Study Guide

As You Like It Act 5, Scene 4

By William Shakespeare

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Act 5, Scene 4

Read the full text of As You Like It Act 5 Scene 4 with a side-by-side translation HERE.

  • Orlando and Duke Senior confer, each professing hope that Ganymede can keep all of his promises.
  • Rosalind/Ganymede enters, and for dramatic effect, s/he makes Silvius, Phoebe, and Orlando promise to do what s/he says: Orlando must swear to marry Rosalind if Ganymede can produce her; Phoebe must promise to marry Silvius if she doesn't want to marry Ganymede; Silvius must swear that he will marry Phoebe if Phoebe will have him.
  • As Rosalind/Ganymede leaves with Celia/Aliena, Orlando and Duke Senior note the resemblance between the Ganymede and Rosalind. How curious!
  • Now we get back to Jaques, who comments that a flood must be coming because of all the couples are pairing up just like the animals that entered Noah's ark in twosies.
  • Touchstone and Audrey arrive. Jaques and Duke Senior talk about how witty Touchstone is.
  • As they chatter, Hymen, goddess of marriage, enters with Rosalind and Celia, who have ditched their Ganymede and Aliena costumes and are ready to get hitched to their men. Let the recognition begin!
  • Duke Senior recognizes his daughter, Orlando recognizes his love, and Phoebe recognizes that she has to marry either Silvius or a woman.
  • Hymen pronounces that the four couples—Orlando and Rosalind, Oliver and Celia, Silvius and Phoebe, and Touchstone and Audrey—will all be joined in marriage.
  • Before the crowd can celebrate by eating wedding cake and doing the chicken dance, Jaques de Boys, brother to Orlando and Oliver, makes a dramatic entrance.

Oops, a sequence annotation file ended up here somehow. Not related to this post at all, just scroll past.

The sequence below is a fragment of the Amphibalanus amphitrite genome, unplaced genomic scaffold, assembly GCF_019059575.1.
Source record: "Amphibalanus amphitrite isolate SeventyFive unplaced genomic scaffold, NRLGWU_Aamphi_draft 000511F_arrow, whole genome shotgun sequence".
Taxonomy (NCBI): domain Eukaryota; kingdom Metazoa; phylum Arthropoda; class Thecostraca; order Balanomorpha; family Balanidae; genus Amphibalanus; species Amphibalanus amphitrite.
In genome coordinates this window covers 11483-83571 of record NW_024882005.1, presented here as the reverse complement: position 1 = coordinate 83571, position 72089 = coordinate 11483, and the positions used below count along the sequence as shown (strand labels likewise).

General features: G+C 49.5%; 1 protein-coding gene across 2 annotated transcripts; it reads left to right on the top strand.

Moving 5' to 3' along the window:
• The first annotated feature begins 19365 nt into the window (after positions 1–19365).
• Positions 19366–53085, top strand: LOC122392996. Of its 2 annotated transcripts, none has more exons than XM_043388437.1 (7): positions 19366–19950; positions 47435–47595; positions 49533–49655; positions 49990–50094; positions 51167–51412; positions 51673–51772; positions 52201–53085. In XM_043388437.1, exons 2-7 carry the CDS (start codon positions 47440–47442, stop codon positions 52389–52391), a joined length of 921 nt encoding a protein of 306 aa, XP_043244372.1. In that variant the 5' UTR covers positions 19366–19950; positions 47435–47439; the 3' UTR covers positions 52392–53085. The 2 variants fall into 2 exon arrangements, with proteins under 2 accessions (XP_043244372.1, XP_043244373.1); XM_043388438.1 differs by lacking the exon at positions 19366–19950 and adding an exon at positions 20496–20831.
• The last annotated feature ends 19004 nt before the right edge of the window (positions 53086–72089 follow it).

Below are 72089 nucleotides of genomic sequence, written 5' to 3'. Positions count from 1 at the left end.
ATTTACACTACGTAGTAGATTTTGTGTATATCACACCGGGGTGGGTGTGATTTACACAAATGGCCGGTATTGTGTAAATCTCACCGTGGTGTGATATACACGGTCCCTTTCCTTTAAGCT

• Jaques de Boys (not to be confused with just plain Jaques the moody clown) delivers some good news: Duke Frederick had raised an army, intending to murder and pillage Duke Senior's forest hideaway.
  • No, that's not the good news. The good news is that just as Duke Frederick was leading that army to the forest, he stopped and had a chat with an old religious man.
  • The man instantly convinced Frederick not to murder his brother in cold blood, and to leave the courtly world and give up all his worldly possessions.
  • Well, Duke Senior gets his dukedom back, which Orlando will now inherit because he's marrying into the family. Oliver also gets his land and title back, which is good. Now everyone, including Duke Senior, can return to the court and get out of that forest.
  • Before they return, though, they agree to party like it's 1599.
  • Jaques, still melancholy, doesn't join the dance but goes instead to join Duke Frederick in the religious life. This is fitting, because if anyone deserves to be harassed by the melancholy Jaques, it's good ol' Duke Frederick.
  • Everyone goes back to dancing and general merriment until they all exit, leaving only Rosalind on the stage.

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